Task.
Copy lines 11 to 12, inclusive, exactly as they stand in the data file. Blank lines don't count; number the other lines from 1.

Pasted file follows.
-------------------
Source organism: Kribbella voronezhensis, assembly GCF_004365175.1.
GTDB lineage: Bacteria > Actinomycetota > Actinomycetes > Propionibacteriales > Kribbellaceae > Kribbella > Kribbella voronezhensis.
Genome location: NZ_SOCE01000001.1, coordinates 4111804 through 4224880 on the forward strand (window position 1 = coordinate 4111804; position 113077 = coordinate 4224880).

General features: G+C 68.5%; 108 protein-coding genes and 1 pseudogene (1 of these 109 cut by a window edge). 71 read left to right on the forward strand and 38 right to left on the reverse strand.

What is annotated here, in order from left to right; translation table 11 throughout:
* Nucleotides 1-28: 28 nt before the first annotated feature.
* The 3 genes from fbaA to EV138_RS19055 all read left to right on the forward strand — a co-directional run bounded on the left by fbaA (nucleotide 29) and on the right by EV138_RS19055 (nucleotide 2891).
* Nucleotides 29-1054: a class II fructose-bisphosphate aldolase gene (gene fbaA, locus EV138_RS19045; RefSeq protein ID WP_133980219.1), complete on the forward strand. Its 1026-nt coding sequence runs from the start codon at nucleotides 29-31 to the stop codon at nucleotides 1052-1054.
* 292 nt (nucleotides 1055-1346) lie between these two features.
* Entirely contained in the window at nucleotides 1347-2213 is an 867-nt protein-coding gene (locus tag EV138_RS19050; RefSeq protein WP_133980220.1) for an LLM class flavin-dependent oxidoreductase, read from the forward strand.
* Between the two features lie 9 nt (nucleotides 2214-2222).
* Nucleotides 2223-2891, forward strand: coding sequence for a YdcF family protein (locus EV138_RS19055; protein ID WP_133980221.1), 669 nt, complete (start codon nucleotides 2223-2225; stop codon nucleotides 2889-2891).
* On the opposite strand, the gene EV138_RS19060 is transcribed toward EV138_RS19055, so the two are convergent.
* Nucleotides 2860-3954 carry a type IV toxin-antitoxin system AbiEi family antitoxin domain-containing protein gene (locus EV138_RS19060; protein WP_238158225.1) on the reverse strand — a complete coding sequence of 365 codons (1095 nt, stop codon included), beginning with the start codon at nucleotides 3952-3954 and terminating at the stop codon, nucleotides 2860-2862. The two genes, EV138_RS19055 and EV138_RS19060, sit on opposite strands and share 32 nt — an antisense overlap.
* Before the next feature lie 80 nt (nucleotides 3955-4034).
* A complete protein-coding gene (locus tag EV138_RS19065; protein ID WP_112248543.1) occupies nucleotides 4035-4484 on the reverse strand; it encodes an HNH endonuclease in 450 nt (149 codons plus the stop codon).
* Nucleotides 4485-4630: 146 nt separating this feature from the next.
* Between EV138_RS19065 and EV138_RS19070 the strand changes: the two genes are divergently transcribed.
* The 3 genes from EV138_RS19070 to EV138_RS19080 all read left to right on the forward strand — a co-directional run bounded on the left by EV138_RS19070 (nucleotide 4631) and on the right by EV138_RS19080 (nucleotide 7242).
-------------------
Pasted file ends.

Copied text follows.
* Between the two features lie 9 nt (nucleotides 2214-2222).
* Nucleotides 2223-2891, forward strand: coding sequence for a YdcF family protein (locus EV138_RS19055; protein ID WP_133980221.1), 669 nt, complete (start codon nucleotides 2223-2225; stop codon nucleotides 2889-2891).